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Italian American Periodicals at the Library of Congress

Political Periodicals

Marjory Collins, photographer. New York, New York. Girolamo Valente, Italian American newspaper editor correcting proofs of La Parola, his progressive weekly newspaper. 1943. Library of Congress Prints and Photographs Division.

This section of the guide provides a selection of some of the most noteworthy Italian American periodicals more specifically concerned with the political issues associated with the Italian American communities across the United States, but especially those situated in the large urban areas of the Northeast and Midwest. This section differentiates these periodicals from those grouped under the category of "Italian American Cultural Periodicals," more inclined to promote a sense of community among Italian immigrants and remind them of their native country. As the scholar Stefano Luconi specializing in Italian immigration to the United States at the University of Florence asserts "allegiance to fascism, economic constraints, and short-sighted opportunism resulted in inconsistency in the stand of the Italian-American press and subordination of its editorial policy to politicians who were not of Italian descent, which undermined the function of editors and owners of Italian-language newspapers as efficacious political brokers." 1

On a side note, the differences between the two categories of periodicals—political and cultural—established in the present guide can be hazy. However, periodicals defined as political have a clear and regularly stated political leaning, as frequently expressed in the intentions of their directors in a large part of their front-page editorials and articles. As Italian immigrants adjusted to their new life in America, these periodicals kept them informed about the political situation at home in Italy, while supporting a wide range of ideological stances here in the United States, from profascist to antifascist as well as republican, democratic, socialist, unionist, and anarchist. Many of the editors of these papers were markedly opinionated and involved in politics, and consequently their publications were as well. For instance, L'Eco d'Italia, one of the most prominent Italian American newspapers published in New York, began as a weekly publication in 1849 by Gian Francesco Secchi De Casali (Piacenza, Emilia Romagna, Italy, 1819–Elizabeth, New Jersey, 1885), a patriot and exile who became a spokesman for Italy's unification aspirations in the United States.

Marjory Collins, photographer. New York, New York. Girolamo Valente, editor of the progressive Italian weekly, La Parola, conferring with his secretary. 1943. Library of Congress Prints and Photographs Division.

This category of Italian American periodicals provide evidence of historical developments in Italian politics both in the United Sates and in the motherland, as in the nineteenth century with the revolutionary supporters of Giuseppe Garibaldi and Giuseppe Mazzini, then with the antifascist political debates of the twentieth century. Some noteworthy political newspapers found in this section of the guide include: L'Adunata dei Refrattari (1922–71), an anarchist newspaper published in New York; L'Unità del Popolo (1939–54), a newspaper affiliated with communist ideology published in New York; La Parola (1939), a socialist publication; and, Nazioni Unite (1942), an antifascist publication. This section also contains those Italian American periodicals that were less associated with a particular political party, but were still active in promoting various forms of support in the political scene, such as promoting local elections. For instance, this section includes the World Labor Forum (1948), which aimed to raise political awareness among its readers and critiqued postwar politics in Italy.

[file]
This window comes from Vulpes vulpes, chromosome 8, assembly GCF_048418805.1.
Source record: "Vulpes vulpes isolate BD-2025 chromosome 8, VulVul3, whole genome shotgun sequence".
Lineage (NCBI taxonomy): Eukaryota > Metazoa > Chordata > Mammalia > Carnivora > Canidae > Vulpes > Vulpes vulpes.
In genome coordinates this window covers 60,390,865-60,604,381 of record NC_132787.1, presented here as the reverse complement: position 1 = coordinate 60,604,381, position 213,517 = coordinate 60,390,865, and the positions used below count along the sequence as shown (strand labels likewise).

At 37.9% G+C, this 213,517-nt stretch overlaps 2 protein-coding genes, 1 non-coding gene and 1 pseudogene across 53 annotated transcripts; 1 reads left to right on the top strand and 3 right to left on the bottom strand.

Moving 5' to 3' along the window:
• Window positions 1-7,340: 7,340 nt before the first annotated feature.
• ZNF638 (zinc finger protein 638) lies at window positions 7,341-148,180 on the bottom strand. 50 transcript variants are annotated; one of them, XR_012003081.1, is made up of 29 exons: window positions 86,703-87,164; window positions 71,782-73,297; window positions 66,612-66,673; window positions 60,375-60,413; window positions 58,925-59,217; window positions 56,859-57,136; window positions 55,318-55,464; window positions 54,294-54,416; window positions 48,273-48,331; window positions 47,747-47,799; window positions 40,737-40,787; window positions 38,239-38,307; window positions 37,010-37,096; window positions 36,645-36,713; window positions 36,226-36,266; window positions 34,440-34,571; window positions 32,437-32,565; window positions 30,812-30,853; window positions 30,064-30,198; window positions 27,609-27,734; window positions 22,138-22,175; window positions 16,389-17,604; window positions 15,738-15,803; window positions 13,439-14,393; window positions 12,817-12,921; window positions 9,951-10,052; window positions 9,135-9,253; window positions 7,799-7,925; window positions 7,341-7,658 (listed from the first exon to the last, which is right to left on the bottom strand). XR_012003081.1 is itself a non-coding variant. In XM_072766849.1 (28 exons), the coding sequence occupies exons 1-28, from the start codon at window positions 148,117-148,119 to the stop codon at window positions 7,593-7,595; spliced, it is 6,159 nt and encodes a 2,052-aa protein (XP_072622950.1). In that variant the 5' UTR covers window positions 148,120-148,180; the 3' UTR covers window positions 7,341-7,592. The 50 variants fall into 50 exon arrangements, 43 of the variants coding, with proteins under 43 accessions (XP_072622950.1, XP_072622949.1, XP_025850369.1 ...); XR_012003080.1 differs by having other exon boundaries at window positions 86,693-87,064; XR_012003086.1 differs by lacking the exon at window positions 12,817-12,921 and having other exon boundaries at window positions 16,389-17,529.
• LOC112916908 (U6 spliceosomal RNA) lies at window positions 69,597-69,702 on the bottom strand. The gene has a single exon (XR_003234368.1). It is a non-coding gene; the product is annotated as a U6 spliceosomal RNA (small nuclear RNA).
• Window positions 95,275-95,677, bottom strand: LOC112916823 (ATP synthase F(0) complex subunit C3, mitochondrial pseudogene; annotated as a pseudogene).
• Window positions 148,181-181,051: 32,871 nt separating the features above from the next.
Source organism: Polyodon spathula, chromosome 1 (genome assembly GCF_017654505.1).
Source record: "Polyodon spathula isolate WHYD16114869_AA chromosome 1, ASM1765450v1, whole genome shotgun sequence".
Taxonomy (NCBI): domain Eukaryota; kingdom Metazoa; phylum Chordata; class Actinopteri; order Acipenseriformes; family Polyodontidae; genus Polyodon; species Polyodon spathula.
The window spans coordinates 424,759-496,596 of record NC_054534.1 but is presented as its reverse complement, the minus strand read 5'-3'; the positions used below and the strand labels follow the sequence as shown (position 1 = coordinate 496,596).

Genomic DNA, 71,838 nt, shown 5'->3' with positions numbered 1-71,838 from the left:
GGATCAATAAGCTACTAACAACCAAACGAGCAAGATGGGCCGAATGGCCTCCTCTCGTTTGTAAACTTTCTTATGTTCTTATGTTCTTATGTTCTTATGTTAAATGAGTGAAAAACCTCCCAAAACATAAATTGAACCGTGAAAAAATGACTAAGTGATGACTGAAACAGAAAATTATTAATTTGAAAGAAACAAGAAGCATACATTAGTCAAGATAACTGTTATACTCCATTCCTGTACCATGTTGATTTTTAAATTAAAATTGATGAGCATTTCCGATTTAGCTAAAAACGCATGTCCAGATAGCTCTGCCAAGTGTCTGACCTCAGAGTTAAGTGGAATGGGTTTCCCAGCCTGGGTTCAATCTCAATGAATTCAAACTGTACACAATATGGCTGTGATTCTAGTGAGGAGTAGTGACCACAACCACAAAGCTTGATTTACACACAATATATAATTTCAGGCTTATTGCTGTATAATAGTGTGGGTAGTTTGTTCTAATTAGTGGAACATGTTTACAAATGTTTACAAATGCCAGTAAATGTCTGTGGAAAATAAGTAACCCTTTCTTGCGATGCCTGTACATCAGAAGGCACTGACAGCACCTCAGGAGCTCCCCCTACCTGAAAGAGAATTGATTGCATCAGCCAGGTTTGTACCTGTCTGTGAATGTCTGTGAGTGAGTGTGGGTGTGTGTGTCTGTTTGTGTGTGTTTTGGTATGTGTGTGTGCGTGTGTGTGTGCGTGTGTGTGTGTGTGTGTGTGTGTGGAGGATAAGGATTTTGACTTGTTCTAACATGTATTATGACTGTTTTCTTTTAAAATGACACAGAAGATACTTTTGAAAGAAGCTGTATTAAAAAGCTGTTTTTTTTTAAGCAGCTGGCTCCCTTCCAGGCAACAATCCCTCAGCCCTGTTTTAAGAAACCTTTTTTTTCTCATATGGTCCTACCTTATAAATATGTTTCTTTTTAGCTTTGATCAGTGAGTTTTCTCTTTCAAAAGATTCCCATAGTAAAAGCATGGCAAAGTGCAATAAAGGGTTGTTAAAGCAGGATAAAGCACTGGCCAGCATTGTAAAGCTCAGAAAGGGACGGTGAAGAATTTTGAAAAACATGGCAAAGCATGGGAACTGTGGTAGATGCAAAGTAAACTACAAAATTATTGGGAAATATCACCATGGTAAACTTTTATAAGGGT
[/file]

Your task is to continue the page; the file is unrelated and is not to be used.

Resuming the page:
As in other sections of the guide, this category of Italian American periodicals is organized first by states in alphabetical order; under each state, by periodical titles alphabetically and chronologically distributed into three chronological subsections: 1860–1920, 1921–1950, and 1951–2010. However, given the diversity and variation in number of the Italian American press, not every city consistently published periodicals during those indicated periods. Consequently, in the guide, not every state will list all of the three timeline subsections, but only those corresponding to the holdings of Library of Congress that are described specifically.

Select the title of any periodical listed below to view fuller bibliographic information for that item in the Library of Congress Online Catalog. Links to electronic versions are provided when available. Links to full-text articles available through the subscription databases in the Library of Congress E-Resources Online Catalog are only accessible onsite. Also, see the "Databases & External Websites" section of this guide.


  1. Luconi, Stefano. "The Italian-Language Press, Italian American Voters, and Political Intermediation in Pennsylvania in the Interwar Years." The International Migration Review 33, no. 4 (1999): 1031-61. DOI:10.2307/2547362. (from the subscription database JSTOR available onsite). External Back to text